We name this the ‘Fundamental’ phase in the ChampionsEverywhere coaching system because it is the word that best captures what you are putting in place (knowing your own capability is fundamental just as its fundamental to have the criteria in place described by running coach Lee Saxby – properly functioning feet etc. But that’s another article).

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The ChampionsEverywhere Coaching system ©

The results – ‘better than steady’

Results have been pretty spectacular just by looking at three courses I regularly use:

  • The Oldbridge Road: undulating roads from my house towards Laragh and back
  • The Lough Dan Road: very steep road run towards Lough Dan and back
  • Lower Lake Circuit: The undulating circuit on boardwalks and the Green Road at Glendalough (a standard workout for our club)

Plotted out in a chart each run has seen a drastic decrease in pace at the same heart rate and perceived intensity:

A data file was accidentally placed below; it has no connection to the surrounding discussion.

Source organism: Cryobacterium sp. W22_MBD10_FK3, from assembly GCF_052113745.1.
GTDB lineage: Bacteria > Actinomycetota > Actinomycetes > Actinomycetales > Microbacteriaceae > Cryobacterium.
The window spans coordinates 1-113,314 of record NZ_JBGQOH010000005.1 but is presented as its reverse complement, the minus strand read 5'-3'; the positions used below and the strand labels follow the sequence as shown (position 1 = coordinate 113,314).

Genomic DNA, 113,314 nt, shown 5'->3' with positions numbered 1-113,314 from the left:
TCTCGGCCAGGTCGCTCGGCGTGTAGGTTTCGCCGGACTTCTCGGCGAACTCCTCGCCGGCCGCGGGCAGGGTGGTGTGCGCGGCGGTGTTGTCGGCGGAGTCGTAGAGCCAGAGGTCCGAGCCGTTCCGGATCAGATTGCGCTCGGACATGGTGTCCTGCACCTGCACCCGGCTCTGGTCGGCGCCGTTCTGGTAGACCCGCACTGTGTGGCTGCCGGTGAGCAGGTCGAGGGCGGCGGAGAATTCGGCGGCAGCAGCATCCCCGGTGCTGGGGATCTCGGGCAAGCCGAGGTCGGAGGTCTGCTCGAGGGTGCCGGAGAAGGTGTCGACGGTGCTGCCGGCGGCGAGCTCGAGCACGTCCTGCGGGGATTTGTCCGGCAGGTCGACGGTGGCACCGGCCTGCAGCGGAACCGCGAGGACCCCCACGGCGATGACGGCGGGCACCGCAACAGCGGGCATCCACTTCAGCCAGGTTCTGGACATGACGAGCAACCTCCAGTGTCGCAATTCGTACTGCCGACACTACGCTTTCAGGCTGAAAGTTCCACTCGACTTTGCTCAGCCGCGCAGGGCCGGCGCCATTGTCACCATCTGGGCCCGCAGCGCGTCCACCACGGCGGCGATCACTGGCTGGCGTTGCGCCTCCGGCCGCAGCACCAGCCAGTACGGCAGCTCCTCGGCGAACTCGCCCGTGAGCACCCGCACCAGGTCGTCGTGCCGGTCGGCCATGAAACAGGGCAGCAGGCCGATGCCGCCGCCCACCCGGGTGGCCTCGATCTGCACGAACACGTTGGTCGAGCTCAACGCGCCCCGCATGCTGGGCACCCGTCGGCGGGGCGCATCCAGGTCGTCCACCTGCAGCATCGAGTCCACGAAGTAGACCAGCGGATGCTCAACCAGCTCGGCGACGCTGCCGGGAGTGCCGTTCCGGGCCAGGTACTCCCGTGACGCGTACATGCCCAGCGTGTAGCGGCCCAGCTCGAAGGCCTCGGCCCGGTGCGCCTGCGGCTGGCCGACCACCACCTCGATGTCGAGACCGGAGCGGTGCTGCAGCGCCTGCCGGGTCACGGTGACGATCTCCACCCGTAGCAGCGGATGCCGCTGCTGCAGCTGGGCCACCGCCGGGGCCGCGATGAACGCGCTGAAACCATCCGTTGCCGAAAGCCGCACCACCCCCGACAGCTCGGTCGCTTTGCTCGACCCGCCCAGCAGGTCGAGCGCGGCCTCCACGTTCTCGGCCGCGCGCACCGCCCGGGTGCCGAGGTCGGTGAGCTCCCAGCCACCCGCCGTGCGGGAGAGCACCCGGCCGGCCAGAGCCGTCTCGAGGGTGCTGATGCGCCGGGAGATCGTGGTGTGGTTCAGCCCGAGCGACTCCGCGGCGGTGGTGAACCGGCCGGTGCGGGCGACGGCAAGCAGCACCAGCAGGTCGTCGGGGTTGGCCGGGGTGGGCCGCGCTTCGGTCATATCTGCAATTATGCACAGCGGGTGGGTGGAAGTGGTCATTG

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My athlete Amidou Dembele is doing even better completing 10 mile Out and Backs daily at a pace of 4:16 to 4:22. He had time to win Hell and Back this weekend too and will be guest presenter at our Trail Running workshop in Wicklow this weekend. With Jason Kehoe also presenting that means two of the country’s finest descenders are there so it is not an event to miss if you’re serious about becoming a better downhiller.

Wicklow Road Racing – perfect training

I have also decided to throw in every tough road race in Wicklow that comes my way since the courses keep speed down anyway and I find it very entertaining. I have a lot of race experience to catch up on so these races are very good.